Aaand...just like that, I'm a believer in the "law and gospel dialectic", the "fruitful prejudice", if you will. I've been taking a class on this very hermeneutic of life and Scripture, and the whole time, I've been a little...underwhelmed (as I mentioned here). It just seems so black and white, like "this" is law, and "that" is gospel. This person needs to hear "the law", that person needs to hear "the gospel". It seems kind of artificial and non-relational - not the kind of thing a God who loves us and made a covenant with us uses to get our attention. What parent do you know that says, "my oldest child needs some law today, and my youngest needs a little gospel" ?? Of course not.
But then last week, I was asked about what I would say to someone who has an apparently perfect life, and is wondering why he needs Jesus. I failed miserably, although that's neither here nor there. But the whole time I was trying to respond to the questions, I was thinking, "there's got to be something wrong with this guy's life, he's just not willing to admit it." I wasn't thinking in specifically law/gospel categories, but I was just so frustrated by this hypothetical "man with the perfect life" who kept insisting that I tell him why he needed Jesus, but at the same time insisting that he had no need of Jesus because he had a perfect life.
So, imagine my surprise to hear that my miserable failure in this regard constituted a "failure to articulate the heart of the gospel". I didn't understand. "That's what you wanted me to do?" I kept thinking. "Why didn't you just say so?" But now that I've had more time to think about it, I realize - I couldn't articulate the heart of the gospel because this man doesn't need it. He's right - if his life is perfect, he doesn't need Jesus. Now, my life isn't perfect, and that's why I need Jesus. And frankly, I've never met anyone whose life is perfect, and that's why we all need Jesus - to come heal the non-perfect parts of our life, which, when you get right down to it, is actually all the parts of our life. But I suppose if someone actually did have a perfect life, then he would have no need of Jesus - of the gospel.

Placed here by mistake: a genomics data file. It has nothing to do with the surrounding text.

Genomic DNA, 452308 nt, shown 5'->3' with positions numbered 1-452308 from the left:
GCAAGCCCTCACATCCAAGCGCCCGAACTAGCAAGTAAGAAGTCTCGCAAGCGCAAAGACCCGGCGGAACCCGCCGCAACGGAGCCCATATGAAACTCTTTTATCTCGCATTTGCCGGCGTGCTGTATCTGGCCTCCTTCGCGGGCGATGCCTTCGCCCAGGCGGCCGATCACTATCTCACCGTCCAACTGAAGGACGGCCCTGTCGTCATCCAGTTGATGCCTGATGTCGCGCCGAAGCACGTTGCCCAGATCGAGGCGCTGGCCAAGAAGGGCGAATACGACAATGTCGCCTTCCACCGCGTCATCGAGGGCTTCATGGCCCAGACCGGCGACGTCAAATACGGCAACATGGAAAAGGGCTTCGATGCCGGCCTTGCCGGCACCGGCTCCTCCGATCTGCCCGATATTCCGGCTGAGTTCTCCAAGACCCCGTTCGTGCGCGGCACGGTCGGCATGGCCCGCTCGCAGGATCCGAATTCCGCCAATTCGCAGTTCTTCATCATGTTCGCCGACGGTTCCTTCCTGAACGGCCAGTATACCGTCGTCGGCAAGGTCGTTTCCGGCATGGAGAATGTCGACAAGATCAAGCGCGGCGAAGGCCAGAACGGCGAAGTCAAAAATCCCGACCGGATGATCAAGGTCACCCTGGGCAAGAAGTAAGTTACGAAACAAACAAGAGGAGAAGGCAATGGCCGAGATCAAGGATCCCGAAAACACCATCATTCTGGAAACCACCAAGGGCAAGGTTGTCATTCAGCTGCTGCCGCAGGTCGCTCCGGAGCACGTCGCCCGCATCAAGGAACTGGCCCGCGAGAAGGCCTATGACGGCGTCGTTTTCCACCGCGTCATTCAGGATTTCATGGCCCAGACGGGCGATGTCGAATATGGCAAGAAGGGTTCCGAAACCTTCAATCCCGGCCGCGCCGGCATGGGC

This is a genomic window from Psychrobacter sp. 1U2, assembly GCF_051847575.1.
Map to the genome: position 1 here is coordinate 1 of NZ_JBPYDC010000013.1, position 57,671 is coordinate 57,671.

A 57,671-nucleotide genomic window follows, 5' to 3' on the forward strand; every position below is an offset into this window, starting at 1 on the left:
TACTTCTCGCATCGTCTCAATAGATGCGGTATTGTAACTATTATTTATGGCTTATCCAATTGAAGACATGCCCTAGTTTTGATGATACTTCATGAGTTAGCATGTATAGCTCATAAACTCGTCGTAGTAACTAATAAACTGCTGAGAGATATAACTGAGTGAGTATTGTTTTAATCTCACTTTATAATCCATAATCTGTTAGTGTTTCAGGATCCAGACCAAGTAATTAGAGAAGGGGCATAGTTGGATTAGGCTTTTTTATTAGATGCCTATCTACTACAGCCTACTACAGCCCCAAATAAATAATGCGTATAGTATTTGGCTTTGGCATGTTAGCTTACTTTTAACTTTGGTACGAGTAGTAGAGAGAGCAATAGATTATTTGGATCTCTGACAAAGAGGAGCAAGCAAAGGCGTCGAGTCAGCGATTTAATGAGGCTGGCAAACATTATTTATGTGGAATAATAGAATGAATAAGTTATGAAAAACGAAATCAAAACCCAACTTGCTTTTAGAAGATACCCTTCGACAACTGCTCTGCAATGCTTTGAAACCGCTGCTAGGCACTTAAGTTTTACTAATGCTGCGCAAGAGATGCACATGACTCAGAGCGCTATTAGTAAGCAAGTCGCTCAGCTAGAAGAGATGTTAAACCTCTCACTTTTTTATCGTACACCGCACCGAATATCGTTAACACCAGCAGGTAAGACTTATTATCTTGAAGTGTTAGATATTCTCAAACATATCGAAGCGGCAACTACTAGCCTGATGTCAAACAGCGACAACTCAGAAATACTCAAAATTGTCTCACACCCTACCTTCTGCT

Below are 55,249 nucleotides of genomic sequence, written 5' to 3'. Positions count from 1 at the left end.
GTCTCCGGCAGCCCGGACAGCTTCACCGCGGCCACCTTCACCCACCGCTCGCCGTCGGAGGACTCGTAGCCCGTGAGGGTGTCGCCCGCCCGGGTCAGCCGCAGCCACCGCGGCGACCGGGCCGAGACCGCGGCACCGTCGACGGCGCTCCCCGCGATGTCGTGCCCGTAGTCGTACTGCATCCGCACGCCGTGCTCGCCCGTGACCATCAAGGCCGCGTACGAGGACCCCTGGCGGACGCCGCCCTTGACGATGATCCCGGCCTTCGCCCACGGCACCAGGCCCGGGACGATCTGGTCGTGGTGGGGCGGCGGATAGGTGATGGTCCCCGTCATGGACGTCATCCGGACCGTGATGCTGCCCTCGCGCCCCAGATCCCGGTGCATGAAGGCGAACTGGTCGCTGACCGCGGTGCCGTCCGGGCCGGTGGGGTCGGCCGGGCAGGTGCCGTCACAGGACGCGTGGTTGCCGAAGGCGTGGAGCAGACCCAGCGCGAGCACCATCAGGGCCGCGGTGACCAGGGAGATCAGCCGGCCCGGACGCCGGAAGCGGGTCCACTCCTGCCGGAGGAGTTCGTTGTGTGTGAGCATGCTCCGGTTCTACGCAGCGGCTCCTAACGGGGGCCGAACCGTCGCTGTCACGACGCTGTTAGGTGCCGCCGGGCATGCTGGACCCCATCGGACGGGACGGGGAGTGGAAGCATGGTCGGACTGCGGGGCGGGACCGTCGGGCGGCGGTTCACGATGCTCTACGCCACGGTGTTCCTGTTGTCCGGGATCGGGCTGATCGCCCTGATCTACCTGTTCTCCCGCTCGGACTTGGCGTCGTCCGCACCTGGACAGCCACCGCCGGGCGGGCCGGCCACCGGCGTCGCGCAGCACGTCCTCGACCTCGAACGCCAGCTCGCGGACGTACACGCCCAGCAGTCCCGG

Somebody who thinks he has a perfect life needs to hear the law, not the gospel. "Your sins are forgiven" or "Jesus loves you" or "You're welcome here" or "the promise of heaven" or whatever your particular idea of "the heart of the gospel" is, isn't worth a hill of beans to someone who doesn't believe himself to be a sinner, unloved, excluded, or afraid of death. "Those who are well have no need of a physician", and all. Only when the law - the sickness of life in this world - hits you - wow, I screwed up; I'm terrible and no one loves me; I'm so lonely; I don't want to die - is the gospel sweet and beautiful. Otherwise, it's just meaningless platitudes.
But perhaps that's just me.